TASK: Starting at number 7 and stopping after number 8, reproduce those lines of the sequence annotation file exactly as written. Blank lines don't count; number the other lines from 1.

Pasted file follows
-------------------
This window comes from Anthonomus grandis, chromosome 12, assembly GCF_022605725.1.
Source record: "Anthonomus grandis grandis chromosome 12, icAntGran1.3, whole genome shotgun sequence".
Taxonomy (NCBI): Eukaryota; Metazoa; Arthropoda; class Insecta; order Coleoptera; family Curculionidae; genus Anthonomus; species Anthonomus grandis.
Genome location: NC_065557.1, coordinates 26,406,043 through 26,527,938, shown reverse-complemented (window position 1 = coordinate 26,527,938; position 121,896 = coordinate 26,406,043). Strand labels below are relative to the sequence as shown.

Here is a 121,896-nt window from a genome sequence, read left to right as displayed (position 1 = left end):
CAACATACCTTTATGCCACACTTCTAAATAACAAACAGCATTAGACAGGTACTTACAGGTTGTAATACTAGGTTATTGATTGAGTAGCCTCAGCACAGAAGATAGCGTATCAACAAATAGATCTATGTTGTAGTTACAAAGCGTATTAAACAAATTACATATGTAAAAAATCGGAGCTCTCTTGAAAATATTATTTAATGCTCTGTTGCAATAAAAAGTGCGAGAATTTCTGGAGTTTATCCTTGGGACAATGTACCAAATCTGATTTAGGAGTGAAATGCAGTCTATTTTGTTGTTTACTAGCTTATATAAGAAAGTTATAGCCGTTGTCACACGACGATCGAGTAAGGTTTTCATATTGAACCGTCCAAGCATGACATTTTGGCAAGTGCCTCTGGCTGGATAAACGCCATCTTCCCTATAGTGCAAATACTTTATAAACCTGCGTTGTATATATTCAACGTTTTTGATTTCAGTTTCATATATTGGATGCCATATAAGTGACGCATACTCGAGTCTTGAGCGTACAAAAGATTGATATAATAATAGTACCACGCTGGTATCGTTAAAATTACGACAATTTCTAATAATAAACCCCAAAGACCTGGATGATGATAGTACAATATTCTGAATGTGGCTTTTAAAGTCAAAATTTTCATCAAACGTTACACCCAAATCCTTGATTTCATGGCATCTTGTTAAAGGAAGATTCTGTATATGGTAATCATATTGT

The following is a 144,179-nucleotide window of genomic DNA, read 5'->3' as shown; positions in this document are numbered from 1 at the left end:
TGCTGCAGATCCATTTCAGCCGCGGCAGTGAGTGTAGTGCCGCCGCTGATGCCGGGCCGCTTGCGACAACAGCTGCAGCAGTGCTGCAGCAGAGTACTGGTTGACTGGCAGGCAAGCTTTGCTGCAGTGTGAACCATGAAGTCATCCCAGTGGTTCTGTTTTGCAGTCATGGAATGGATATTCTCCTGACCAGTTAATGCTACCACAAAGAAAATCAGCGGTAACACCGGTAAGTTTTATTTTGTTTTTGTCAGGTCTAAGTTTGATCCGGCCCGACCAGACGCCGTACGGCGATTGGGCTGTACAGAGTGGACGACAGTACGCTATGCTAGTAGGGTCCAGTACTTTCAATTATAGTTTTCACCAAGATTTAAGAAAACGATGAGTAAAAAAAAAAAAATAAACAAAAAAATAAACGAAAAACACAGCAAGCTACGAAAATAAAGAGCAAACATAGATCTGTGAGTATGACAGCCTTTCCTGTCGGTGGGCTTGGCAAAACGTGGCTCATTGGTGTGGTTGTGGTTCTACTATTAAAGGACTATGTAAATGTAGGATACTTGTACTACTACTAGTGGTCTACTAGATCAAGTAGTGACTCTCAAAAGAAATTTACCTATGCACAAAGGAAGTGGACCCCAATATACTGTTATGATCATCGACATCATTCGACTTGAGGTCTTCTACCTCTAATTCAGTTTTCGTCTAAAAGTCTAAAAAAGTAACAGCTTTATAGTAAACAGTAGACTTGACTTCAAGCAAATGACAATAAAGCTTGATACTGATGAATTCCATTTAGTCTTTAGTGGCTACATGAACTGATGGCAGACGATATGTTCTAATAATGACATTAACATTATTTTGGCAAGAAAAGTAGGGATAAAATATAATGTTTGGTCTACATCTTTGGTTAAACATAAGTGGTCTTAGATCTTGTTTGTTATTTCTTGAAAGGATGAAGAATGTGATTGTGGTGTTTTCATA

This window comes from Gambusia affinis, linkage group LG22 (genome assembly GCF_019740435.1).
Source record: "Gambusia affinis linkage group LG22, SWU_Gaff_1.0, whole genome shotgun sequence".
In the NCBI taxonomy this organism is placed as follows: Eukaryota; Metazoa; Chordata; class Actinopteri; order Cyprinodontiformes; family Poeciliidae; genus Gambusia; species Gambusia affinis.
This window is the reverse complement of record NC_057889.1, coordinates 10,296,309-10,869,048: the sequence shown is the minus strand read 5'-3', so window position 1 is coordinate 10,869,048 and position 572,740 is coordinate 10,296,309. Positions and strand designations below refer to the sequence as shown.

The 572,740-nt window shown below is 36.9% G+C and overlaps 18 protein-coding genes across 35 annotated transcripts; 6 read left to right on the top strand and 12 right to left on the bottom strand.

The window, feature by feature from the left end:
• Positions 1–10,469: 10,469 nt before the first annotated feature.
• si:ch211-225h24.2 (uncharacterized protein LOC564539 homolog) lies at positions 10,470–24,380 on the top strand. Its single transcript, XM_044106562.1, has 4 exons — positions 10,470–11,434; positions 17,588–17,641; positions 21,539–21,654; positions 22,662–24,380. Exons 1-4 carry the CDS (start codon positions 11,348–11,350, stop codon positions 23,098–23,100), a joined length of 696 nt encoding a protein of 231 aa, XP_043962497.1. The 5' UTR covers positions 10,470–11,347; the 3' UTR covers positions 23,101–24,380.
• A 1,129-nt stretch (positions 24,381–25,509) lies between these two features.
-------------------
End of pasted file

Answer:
The following is a 144,179-nucleotide window of genomic DNA, read 5'->3' as shown; positions in this document are numbered from 1 at the left end:
TGCTGCAGATCCATTTCAGCCGCGGCAGTGAGTGTAGTGCCGCCGCTGATGCCGGGCCGCTTGCGACAACAGCTGCAGCAGTGCTGCAGCAGAGTACTGGTTGACTGGCAGGCAAGCTTTGCTGCAGTGTGAACCATGAAGTCATCCCAGTGGTTCTGTTTTGCAGTCATGGAATGGATATTCTCCTGACCAGTTAATGCTACCACAAAGAAAATCAGCGGTAACACCGGTAAGTTTTATTTTGTTTTTGTCAGGTCTAAGTTTGATCCGGCCCGACCAGACGCCGTACGGCGATTGGGCTGTACAGAGTGGACGACAGTACGCTATGCTAGTAGGGTCCAGTACTTTCAATTATAGTTTTCACCAAGATTTAAGAAAACGATGAGTAAAAAAAAAAAAATAAACAAAAAAATAAACGAAAAACACAGCAAGCTACGAAAATAAAGAGCAAACATAGATCTGTGAGTATGACAGCCTTTCCTGTCGGTGGGCTTGGCAAAACGTGGCTCATTGGTGTGGTTGTGGTTCTACTATTAAAGGACTATGTAAATGTAGGATACTTGTACTACTACTAGTGGTCTACTAGATCAAGTAGTGACTCTCAAAAGAAATTTACCTATGCACAAAGGAAGTGGACCCCAATATACTGTTATGATCATCGACATCATTCGACTTGAGGTCTTCTACCTCTAATTCAGTTTTCGTCTAAAAGTCTAAAAAAGTAACAGCTTTATAGTAAACAGTAGACTTGACTTCAAGCAAATGACAATAAAGCTTGATACTGATGAATTCCATTTAGTCTTTAGTGGCTACATGAACTGATGGCAGACGATATGTTCTAATAATGACATTAACATTATTTTGGCAAGAAAAGTAGGGATAAAATATAATGTTTGGTCTACATCTTTGGTTAAACATAAGTGGTCTTAGATCTTGTTTGTTATTTCTTGAAAGGATGAAGAATGTGATTGTGGTGTTTTCATA